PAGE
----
Two plants are iconic for the winter holiday season, Christmas trees and poinsettias. Most people either have a fake tree they take down after the holidays and put back in the box or a formerly living tree that they leave on the curb or take to be recycled at the local Nature Center. We don’t have either because we have four cats. Who get into everything. Often.
We don’t have poinsettias, either, for the same reasons. Poinsettias (Euphorbia pulcherrima) are often just thrown away at the end of the season, but you can keep the plant and have it rebloom next year. The plant is a native of southern Mexico and is named after Joel R. Poinsett, the first U.S. ambassador to Mexico. He brought the poinsettia to the United States in 1825. While we mostly think of poinsettias as red, they can be white, pink as well as red and white. I have seen blue and green ones, too, but they were done with dye.
The flowers of the poinsettia are not the large red colored pieces of the plant. Those are called bracts and are just colored leaves. The flowers are the small yellow button-like structures at the center of the bracts.
Poinsettias are commonly thought to be poisonous, but laboratory studies have shown that the leaves, stems, bracts and flowers are not toxic to people or pets. However, if a leaf or stem is broken or cut, it oozes a white substance that may be mildly irritating to the skin. Wash off your hands or any part of your skin that gets sap on it. And if the sap gets ingested, it may cause a mild stomach upset.
While you have the poinsettia in the house, check the soil daily to determine whether or not the plant needs water. When the soil is dry to the touch, water the plant thoroughly. Water should flow freely out of the bottom of the pot. If you don’t have a tray under the plant, place the pot in the sink. If you do have a tray underneath, pour out the excess water. The root system can be damaged by sitting for long periods in saucers full of water. Bracts should remain attractive often through Valentine’s Day.
Most people throw out the poinsettia after the holidays. However, you can keep the plant and get it to bloom again next season. Keep the plant watered even when the bracts are not “blooming”.
In May, cut the remaining stems back to about 3-6 inches above the soil. You can repot the plant or separate the stems if there are several in the original pot. Use a pot with good drainage and use a quality potting soil that has been pasteurized to kill any diseases. Water completely.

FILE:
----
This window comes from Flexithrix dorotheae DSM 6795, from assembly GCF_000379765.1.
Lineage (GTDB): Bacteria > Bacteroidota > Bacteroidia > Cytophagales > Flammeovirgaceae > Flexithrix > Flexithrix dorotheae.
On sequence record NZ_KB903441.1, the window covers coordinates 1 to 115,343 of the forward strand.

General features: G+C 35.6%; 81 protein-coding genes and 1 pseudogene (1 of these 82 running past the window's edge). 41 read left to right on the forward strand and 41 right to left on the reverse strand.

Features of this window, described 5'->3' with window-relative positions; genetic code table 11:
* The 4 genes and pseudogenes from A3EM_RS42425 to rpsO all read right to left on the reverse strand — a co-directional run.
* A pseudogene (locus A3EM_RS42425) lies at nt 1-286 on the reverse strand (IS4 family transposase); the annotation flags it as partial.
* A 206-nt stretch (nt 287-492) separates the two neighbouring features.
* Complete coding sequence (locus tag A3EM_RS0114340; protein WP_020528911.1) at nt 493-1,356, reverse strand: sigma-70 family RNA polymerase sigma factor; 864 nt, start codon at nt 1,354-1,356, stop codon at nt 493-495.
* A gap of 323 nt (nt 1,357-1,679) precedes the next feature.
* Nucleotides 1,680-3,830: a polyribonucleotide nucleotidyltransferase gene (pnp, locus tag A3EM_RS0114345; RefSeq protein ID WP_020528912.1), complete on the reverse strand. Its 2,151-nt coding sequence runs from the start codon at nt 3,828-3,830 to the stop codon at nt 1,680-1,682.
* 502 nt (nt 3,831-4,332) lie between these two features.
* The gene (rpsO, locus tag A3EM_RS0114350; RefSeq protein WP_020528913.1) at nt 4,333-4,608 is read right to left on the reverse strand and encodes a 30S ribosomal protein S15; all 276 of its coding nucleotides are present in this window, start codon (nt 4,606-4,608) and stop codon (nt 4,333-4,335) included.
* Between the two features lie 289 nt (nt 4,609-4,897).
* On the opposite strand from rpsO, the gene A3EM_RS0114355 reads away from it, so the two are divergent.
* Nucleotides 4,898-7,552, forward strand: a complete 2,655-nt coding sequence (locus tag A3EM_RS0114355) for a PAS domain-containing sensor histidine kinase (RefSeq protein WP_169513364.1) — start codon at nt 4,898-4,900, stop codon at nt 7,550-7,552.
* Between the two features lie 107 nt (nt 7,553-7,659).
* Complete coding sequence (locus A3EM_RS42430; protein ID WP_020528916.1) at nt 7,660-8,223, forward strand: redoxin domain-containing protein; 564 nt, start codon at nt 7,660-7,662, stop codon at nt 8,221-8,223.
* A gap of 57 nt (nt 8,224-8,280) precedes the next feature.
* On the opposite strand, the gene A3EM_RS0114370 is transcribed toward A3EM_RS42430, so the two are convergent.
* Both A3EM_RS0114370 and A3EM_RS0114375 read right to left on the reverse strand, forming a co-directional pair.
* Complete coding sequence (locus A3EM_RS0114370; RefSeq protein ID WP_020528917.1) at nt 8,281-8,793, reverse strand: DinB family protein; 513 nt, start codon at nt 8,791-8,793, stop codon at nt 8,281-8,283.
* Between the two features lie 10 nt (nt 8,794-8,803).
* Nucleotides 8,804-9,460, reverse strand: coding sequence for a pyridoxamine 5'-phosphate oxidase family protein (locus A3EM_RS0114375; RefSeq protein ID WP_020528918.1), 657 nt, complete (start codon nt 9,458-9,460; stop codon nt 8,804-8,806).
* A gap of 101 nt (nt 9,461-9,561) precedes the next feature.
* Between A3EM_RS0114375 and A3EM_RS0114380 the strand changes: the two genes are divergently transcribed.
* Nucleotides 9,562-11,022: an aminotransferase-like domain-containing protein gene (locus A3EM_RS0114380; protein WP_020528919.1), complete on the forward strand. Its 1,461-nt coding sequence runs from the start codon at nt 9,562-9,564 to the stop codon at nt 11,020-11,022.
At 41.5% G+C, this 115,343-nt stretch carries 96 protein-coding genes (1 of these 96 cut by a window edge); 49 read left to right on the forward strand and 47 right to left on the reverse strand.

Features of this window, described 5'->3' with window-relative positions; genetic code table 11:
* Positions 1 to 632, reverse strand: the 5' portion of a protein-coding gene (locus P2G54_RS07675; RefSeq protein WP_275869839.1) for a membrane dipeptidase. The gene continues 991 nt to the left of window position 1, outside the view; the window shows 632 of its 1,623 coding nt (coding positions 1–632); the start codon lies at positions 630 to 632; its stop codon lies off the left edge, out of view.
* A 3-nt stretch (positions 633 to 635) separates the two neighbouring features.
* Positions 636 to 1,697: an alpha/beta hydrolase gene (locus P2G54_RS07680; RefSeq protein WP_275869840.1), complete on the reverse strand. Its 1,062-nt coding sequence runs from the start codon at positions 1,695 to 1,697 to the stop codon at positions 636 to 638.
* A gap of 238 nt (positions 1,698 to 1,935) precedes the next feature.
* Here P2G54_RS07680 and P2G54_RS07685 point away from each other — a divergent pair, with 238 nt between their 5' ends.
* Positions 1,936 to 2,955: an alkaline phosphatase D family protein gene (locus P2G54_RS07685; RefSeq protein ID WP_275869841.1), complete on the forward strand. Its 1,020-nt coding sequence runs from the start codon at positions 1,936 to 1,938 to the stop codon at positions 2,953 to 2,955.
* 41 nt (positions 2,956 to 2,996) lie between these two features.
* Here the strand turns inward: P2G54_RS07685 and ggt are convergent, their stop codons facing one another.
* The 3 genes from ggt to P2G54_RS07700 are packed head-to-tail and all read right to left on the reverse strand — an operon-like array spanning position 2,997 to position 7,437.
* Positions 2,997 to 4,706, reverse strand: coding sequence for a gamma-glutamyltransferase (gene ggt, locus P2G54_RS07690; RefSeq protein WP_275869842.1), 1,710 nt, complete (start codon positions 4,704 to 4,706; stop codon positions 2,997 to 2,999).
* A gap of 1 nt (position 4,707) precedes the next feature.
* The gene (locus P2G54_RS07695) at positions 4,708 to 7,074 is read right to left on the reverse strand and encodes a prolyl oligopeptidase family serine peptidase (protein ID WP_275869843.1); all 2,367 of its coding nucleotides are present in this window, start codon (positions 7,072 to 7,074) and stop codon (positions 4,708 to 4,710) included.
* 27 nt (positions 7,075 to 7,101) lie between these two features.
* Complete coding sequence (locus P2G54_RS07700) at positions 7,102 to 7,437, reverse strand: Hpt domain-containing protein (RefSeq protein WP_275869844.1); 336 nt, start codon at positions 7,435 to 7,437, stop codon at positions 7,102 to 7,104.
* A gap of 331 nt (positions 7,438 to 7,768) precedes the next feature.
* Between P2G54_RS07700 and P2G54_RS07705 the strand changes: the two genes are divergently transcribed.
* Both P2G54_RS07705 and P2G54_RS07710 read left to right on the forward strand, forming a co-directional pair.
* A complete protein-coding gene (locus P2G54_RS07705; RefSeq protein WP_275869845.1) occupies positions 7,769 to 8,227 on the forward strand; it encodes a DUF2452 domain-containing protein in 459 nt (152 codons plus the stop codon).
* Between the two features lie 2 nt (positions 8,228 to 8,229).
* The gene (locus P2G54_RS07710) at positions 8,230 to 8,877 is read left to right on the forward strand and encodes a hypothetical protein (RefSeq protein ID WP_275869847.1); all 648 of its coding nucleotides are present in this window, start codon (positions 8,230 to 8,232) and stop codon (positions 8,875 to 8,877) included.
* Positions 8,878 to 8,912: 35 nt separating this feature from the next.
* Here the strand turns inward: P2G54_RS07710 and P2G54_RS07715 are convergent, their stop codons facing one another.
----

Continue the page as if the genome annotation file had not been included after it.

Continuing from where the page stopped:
Starting in the spring, fertilize every 2 to 3 weeks with a complete fertilizer (10-10-10) and follow the directions on the fertilizer label for flowering plants.
When the minimum outdoor temperature is consistently above 60 degrees (usually the first part of June in Iowa), it is safe to move the poinsettia outside to partial shade. Increase watering frequency when you see shoots beginning to grow.
The poinsettia needs to be pinched back to control height and to promote a more full plant. The first pinch should be done when the first shoots are several inches long, or around the first week of July. Remove the upper inch of growth on each stem, leaving 4 or 5 leaves per stem. Pinching promotes the plant to put out more branches and create a fuller plant. After pinching, that milky sap will be secreted, so make sure you wash the sap off your hands. You can also wash the sap off the plant with a gentle shower from a hose. A second pinching may be needed in August.
In order for poinsettias to produce flowers, they must experience days with less than 12 hours of daylight. Most varieties require 8 to 10 weeks of these short days to flower. For full color before December 25th, you need to start these “short days” in early October. If you want your poinsettia to bloom earlier or later, adjust when you start. Plants are at their best for 4 to 6 weeks after your target flowering date.
To start this “short days” phase, the plant must be in complete darkness from 5 PM to 8 AM which can be accomplished by placing the plant in a dark closet or in a light-proof box. Any light that the plant gets during the dark period can delay flowering, so make sure you aren’t using the closet that you will need to get into during the plants “dark” time.
Light is still needed for growth, so the plant should be placed in a sunny location from 8 AM through 5 PM. Water as needed and fertilize every week according to the fertilizer label until the bract color develops.
Once color is visible, it is not necessary to keep the poinsettia in complete darkness during the night. At this time, the plant will flower with any amount of daylight.
Doing all of these steps will keep your Christmas mood going all year long!
By the way… I apologize for the drawing at the top. I am not, nor have I ever been, an artist. And I was using a computer mouse… not the paintbrush and water colors from my schooldays!
This post was written by Eileen Loan on January 9, 2012